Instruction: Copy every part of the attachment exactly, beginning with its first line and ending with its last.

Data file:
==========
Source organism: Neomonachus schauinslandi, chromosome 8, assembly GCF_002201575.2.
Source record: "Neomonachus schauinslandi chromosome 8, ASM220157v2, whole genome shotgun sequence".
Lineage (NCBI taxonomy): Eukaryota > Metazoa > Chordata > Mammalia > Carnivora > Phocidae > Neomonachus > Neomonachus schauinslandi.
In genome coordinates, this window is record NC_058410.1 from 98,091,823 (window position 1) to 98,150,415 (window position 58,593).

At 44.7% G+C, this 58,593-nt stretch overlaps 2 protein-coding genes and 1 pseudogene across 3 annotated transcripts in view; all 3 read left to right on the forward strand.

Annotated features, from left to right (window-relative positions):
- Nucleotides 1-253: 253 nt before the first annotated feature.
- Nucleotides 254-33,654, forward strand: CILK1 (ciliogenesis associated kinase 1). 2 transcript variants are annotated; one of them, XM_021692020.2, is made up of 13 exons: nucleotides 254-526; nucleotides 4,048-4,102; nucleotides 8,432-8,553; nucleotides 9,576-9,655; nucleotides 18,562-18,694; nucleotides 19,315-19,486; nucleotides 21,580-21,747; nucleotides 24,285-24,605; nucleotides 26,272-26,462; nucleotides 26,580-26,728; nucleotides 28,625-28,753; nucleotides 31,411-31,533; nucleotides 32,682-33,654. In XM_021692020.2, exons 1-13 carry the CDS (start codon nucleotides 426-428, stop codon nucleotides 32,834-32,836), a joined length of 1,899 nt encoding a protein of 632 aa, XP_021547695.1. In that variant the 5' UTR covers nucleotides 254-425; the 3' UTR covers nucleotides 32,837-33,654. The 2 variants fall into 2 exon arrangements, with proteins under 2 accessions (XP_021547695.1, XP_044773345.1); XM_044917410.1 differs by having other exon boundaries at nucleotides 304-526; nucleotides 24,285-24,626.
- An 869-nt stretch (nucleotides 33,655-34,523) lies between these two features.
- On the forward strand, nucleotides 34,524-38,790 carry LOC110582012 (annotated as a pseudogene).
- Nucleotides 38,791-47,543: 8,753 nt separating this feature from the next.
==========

Source organism: Neomonachus schauinslandi, chromosome 8, assembly GCF_002201575.2.
Source record: "Neomonachus schauinslandi chromosome 8, ASM220157v2, whole genome shotgun sequence".
Lineage (NCBI taxonomy): Eukaryota > Metazoa > Chordata > Mammalia > Carnivora > Phocidae > Neomonachus > Neomonachus schauinslandi.
In genome coordinates, this window is record NC_058410.1 from 98,091,823 (window position 1) to 98,150,415 (window position 58,593).

At 44.7% G+C, this 58,593-nt stretch overlaps 2 protein-coding genes and 1 pseudogene across 3 annotated transcripts in view; all 3 read left to right on the forward strand.

Annotated features, from left to right (window-relative positions):
- Nucleotides 1-253: 253 nt before the first annotated feature.
- Nucleotides 254-33,654, forward strand: CILK1 (ciliogenesis associated kinase 1). 2 transcript variants are annotated; one of them, XM_021692020.2, is made up of 13 exons: nucleotides 254-526; nucleotides 4,048-4,102; nucleotides 8,432-8,553; nucleotides 9,576-9,655; nucleotides 18,562-18,694; nucleotides 19,315-19,486; nucleotides 21,580-21,747; nucleotides 24,285-24,605; nucleotides 26,272-26,462; nucleotides 26,580-26,728; nucleotides 28,625-28,753; nucleotides 31,411-31,533; nucleotides 32,682-33,654. In XM_021692020.2, exons 1-13 carry the CDS (start codon nucleotides 426-428, stop codon nucleotides 32,834-32,836), a joined length of 1,899 nt encoding a protein of 632 aa, XP_021547695.1. In that variant the 5' UTR covers nucleotides 254-425; the 3' UTR covers nucleotides 32,837-33,654. The 2 variants fall into 2 exon arrangements, with proteins under 2 accessions (XP_021547695.1, XP_044773345.1); XM_044917410.1 differs by having other exon boundaries at nucleotides 304-526; nucleotides 24,285-24,626.
- An 869-nt stretch (nucleotides 33,655-34,523) lies between these two features.
- On the forward strand, nucleotides 34,524-38,790 carry LOC110582012 (annotated as a pseudogene).
- Nucleotides 38,791-47,543: 8,753 nt separating this feature from the next.